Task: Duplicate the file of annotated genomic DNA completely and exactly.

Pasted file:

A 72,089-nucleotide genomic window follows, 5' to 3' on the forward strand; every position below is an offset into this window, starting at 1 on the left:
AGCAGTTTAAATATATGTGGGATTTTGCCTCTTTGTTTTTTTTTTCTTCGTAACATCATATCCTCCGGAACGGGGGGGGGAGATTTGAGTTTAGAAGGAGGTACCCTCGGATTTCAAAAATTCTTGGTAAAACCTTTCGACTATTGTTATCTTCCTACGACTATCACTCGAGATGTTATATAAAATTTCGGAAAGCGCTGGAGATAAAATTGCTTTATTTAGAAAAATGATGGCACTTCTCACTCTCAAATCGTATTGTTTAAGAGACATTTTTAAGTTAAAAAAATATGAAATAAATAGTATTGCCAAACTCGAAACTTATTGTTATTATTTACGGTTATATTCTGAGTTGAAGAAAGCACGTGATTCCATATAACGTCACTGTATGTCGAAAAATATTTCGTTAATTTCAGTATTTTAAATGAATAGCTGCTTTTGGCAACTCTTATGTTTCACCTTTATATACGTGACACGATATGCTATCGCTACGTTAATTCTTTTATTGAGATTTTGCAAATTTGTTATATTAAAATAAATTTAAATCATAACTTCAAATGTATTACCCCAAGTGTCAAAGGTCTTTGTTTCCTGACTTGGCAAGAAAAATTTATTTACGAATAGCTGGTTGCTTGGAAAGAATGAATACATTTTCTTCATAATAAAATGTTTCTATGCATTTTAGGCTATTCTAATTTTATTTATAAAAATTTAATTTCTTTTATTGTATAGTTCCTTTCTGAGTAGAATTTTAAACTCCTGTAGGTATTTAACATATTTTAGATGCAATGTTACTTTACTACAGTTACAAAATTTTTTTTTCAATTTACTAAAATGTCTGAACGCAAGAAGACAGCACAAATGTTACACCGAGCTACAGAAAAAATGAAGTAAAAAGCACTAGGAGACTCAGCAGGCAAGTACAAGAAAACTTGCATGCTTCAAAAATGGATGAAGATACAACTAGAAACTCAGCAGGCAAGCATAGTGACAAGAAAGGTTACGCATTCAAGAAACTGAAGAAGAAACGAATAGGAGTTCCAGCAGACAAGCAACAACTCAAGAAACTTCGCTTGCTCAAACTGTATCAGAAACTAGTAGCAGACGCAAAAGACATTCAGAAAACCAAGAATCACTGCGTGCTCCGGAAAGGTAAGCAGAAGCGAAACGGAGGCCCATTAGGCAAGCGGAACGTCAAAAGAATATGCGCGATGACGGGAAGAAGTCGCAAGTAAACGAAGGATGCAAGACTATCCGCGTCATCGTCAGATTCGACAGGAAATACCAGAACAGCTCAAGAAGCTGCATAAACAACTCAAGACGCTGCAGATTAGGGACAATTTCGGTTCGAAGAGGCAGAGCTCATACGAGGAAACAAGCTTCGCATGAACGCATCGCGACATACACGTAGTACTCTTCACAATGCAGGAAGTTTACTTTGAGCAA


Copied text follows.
A 72,089-nucleotide genomic window follows, 5' to 3' on the forward strand; every position below is an offset into this window, starting at 1 on the left:
AGCAGTTTAAATATATGTGGGATTTTGCCTCTTTGTTTTTTTTTTCTTCGTAACATCATATCCTCCGGAACGGGGGGGGGAGATTTGAGTTTAGAAGGAGGTACCCTCGGATTTCAAAAATTCTTGGTAAAACCTTTCGACTATTGTTATCTTCCTACGACTATCACTCGAGATGTTATATAAAATTTCGGAAAGCGCTGGAGATAAAATTGCTTTATTTAGAAAAATGATGGCACTTCTCACTCTCAAATCGTATTGTTTAAGAGACATTTTTAAGTTAAAAAAATATGAAATAAATAGTATTGCCAAACTCGAAACTTATTGTTATTATTTACGGTTATATTCTGAGTTGAAGAAAGCACGTGATTCCATATAACGTCACTGTATGTCGAAAAATATTTCGTTAATTTCAGTATTTTAAATGAATAGCTGCTTTTGGCAACTCTTATGTTTCACCTTTATATACGTGACACGATATGCTATCGCTACGTTAATTCTTTTATTGAGATTTTGCAAATTTGTTATATTAAAATAAATTTAAATCATAACTTCAAATGTATTACCCCAAGTGTCAAAGGTCTTTGTTTCCTGACTTGGCAAGAAAAATTTATTTACGAATAGCTGGTTGCTTGGAAAGAATGAATACATTTTCTTCATAATAAAATGTTTCTATGCATTTTAGGCTATTCTAATTTTATTTATAAAAATTTAATTTCTTTTATTGTATAGTTCCTTTCTGAGTAGAATTTTAAACTCCTGTAGGTATTTAACATATTTTAGATGCAATGTTACTTTACTACAGTTACAAAATTTTTTTTTCAATTTACTAAAATGTCTGAACGCAAGAAGACAGCACAAATGTTACACCGAGCTACAGAAAAAATGAAGTAAAAAGCACTAGGAGACTCAGCAGGCAAGTACAAGAAAACTTGCATGCTTCAAAAATGGATGAAGATACAACTAGAAACTCAGCAGGCAAGCATAGTGACAAGAAAGGTTACGCATTCAAGAAACTGAAGAAGAAACGAATAGGAGTTCCAGCAGACAAGCAACAACTCAAGAAACTTCGCTTGCTCAAACTGTATCAGAAACTAGTAGCAGACGCAAAAGACATTCAGAAAACCAAGAATCACTGCGTGCTCCGGAAAGGTAAGCAGAAGCGAAACGGAGGCCCATTAGGCAAGCGGAACGTCAAAAGAATATGCGCGATGACGGGAAGAAGTCGCAAGTAAACGAAGGATGCAAGACTATCCGCGTCATCGTCAGATTCGACAGGAAATACCAGAACAGCTCAAGAAGCTGCATAAACAACTCAAGACGCTGCAGATTAGGGACAATTTCGGTTCGAAGAGGCAGAGCTCATACGAGGAAACAAGCTTCGCATGAACGCATCGCGACATACACGTAGTACTCTTCACAATGCAGGAAGTTTACTTTGAGCAA